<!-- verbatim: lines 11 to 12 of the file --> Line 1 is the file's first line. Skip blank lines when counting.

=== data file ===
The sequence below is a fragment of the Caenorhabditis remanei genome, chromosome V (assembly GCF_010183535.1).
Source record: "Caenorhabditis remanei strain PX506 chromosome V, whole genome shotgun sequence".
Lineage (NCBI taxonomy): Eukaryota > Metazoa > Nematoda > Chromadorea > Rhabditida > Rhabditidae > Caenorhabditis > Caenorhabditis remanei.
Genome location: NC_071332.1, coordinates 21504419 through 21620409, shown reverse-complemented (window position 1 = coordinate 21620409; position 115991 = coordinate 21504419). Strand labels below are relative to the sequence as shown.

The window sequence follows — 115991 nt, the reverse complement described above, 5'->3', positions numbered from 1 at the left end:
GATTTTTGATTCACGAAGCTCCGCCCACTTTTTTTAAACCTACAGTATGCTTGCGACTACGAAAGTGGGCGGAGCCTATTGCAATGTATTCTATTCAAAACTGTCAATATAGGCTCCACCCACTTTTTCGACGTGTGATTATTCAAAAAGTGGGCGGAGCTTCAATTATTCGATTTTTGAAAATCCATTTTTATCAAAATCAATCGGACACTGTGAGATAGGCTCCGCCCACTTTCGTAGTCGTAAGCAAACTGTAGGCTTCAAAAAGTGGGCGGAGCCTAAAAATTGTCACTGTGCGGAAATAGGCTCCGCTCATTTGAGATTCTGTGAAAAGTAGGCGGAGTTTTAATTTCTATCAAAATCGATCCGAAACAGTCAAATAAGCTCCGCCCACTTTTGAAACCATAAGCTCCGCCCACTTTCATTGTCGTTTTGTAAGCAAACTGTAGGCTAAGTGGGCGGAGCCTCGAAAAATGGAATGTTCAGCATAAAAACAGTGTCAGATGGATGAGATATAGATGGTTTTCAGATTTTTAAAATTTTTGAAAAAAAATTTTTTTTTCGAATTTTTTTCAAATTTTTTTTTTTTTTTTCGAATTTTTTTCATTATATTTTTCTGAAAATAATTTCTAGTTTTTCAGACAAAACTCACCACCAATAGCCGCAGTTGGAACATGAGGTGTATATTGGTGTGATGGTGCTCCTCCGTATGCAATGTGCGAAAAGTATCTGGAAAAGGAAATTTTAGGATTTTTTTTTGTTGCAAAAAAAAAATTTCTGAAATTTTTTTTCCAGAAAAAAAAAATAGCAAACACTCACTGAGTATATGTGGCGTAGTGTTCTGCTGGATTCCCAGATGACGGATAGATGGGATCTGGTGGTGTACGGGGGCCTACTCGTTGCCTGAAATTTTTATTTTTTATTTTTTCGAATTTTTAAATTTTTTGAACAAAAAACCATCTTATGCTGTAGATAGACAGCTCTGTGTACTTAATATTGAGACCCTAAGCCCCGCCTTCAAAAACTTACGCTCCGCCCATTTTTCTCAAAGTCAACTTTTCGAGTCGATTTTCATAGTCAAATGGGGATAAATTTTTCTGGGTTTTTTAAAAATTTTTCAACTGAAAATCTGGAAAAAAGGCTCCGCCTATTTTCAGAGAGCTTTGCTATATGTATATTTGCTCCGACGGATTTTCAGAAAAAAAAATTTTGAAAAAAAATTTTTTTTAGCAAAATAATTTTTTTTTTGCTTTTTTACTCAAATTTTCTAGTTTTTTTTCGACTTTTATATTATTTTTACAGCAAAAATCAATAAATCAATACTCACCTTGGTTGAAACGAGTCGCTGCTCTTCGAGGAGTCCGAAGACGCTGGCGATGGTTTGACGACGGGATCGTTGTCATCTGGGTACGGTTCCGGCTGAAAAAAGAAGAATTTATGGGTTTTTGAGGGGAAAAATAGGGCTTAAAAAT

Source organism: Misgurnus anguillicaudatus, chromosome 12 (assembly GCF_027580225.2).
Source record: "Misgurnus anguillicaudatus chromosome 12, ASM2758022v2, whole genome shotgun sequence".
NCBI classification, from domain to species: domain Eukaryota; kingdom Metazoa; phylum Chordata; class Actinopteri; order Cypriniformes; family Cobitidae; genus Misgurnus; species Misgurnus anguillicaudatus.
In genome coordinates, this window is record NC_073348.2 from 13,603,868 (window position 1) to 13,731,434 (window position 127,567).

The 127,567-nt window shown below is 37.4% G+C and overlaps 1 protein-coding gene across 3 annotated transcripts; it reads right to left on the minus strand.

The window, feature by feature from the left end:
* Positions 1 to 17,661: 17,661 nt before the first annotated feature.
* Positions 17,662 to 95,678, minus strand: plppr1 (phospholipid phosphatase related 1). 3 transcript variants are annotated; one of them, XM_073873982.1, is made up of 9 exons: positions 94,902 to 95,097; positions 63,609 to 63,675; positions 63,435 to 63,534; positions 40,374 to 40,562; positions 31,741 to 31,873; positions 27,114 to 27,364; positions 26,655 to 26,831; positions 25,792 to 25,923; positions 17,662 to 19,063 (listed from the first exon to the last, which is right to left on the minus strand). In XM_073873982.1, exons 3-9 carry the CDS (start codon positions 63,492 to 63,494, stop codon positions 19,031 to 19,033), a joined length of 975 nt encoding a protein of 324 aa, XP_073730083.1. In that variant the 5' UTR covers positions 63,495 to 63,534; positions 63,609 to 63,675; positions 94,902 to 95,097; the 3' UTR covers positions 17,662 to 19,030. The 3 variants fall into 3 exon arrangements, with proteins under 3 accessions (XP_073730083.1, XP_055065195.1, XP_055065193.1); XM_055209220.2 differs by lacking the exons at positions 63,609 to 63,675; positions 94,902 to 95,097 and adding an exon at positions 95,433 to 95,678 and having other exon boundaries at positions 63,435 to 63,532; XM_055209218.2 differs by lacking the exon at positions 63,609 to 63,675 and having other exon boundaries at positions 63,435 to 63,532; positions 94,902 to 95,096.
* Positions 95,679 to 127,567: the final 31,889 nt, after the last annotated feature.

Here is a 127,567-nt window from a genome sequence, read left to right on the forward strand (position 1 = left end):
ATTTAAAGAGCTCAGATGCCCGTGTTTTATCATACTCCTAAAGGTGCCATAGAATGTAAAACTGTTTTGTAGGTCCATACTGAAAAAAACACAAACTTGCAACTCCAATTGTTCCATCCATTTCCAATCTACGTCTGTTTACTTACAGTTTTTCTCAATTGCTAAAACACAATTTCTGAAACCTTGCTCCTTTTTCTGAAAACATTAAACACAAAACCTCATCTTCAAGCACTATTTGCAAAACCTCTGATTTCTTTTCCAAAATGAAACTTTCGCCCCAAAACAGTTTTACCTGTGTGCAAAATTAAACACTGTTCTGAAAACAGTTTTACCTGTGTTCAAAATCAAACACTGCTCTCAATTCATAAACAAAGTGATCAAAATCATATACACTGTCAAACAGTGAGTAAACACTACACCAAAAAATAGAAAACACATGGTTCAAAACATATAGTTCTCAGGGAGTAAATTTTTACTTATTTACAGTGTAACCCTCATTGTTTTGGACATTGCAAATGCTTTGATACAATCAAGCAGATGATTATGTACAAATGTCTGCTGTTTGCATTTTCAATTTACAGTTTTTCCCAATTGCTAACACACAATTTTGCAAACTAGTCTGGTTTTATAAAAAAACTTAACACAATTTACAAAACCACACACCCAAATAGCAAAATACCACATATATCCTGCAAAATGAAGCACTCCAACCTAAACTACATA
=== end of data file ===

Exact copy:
The 127,567-nt window shown below is 37.4% G+C and overlaps 1 protein-coding gene across 3 annotated transcripts; it reads right to left on the minus strand.

The window, feature by feature from the left end: